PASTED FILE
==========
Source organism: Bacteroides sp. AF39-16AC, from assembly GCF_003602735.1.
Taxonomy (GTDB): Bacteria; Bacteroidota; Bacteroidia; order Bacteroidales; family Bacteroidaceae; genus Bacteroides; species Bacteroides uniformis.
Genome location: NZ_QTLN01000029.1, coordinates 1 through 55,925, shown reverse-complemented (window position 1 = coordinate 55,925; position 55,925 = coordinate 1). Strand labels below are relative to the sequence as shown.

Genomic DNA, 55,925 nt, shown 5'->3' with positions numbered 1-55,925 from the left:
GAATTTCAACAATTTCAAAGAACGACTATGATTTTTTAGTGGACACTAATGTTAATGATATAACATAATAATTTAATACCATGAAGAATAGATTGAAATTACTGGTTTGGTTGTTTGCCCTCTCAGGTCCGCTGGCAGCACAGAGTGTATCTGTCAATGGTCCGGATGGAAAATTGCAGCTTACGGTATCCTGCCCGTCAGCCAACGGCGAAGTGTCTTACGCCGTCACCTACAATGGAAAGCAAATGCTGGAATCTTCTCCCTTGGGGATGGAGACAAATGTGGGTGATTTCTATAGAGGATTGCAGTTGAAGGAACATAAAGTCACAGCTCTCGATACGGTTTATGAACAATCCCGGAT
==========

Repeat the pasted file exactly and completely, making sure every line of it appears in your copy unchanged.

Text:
Source organism: Bacteroides sp. AF39-16AC, from assembly GCF_003602735.1.
Taxonomy (GTDB): Bacteria; Bacteroidota; Bacteroidia; order Bacteroidales; family Bacteroidaceae; genus Bacteroides; species Bacteroides uniformis.
Genome location: NZ_QTLN01000029.1, coordinates 1 through 55,925, shown reverse-complemented (window position 1 = coordinate 55,925; position 55,925 = coordinate 1). Strand labels below are relative to the sequence as shown.

Genomic DNA, 55,925 nt, shown 5'->3' with positions numbered 1-55,925 from the left:
GAATTTCAACAATTTCAAAGAACGACTATGATTTTTTAGTGGACACTAATGTTAATGATATAACATAATAATTTAATACCATGAAGAATAGATTGAAATTACTGGTTTGGTTGTTTGCCCTCTCAGGTCCGCTGGCAGCACAGAGTGTATCTGTCAATGGTCCGGATGGAAAATTGCAGCTTACGGTATCCTGCCCGTCAGCCAACGGCGAAGTGTCTTACGCCGTCACCTACAATGGAAAGCAAATGCTGGAATCTTCTCCCTTGGGGATGGAGACAAATGTGGGTGATTTCTATAGAGGATTGCAGTTGAAGGAACATAAAGTCACAGCTCTCGATACGGTTTATGAACAATCCCGGAT